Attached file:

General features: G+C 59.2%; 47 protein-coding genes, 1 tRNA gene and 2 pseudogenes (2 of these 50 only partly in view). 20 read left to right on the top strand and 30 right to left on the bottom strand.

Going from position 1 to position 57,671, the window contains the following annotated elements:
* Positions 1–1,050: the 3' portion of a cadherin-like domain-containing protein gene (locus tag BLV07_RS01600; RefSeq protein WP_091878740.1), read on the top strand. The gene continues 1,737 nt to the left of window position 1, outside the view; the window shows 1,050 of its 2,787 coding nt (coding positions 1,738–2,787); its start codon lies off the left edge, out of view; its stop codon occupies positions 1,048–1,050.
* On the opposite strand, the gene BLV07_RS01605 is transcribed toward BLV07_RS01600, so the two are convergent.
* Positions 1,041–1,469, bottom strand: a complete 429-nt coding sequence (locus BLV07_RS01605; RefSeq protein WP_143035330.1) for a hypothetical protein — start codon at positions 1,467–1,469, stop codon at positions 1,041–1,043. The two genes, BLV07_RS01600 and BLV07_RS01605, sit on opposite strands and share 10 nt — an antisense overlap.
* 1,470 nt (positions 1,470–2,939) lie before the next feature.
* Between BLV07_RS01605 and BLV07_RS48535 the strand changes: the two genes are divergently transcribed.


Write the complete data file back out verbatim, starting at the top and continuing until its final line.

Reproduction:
General features: G+C 59.2%; 47 protein-coding genes, 1 tRNA gene and 2 pseudogenes (2 of these 50 only partly in view). 20 read left to right on the top strand and 30 right to left on the bottom strand.

Going from position 1 to position 57,671, the window contains the following annotated elements:
* Positions 1–1,050: the 3' portion of a cadherin-like domain-containing protein gene (locus tag BLV07_RS01600; RefSeq protein WP_091878740.1), read on the top strand. The gene continues 1,737 nt to the left of window position 1, outside the view; the window shows 1,050 of its 2,787 coding nt (coding positions 1,738–2,787); its start codon lies off the left edge, out of view; its stop codon occupies positions 1,048–1,050.
* On the opposite strand, the gene BLV07_RS01605 is transcribed toward BLV07_RS01600, so the two are convergent.
* Positions 1,041–1,469, bottom strand: a complete 429-nt coding sequence (locus BLV07_RS01605; RefSeq protein WP_143035330.1) for a hypothetical protein — start codon at positions 1,467–1,469, stop codon at positions 1,041–1,043. The two genes, BLV07_RS01600 and BLV07_RS01605, sit on opposite strands and share 10 nt — an antisense overlap.
* 1,470 nt (positions 1,470–2,939) lie before the next feature.
* Between BLV07_RS01605 and BLV07_RS48535 the strand changes: the two genes are divergently transcribed.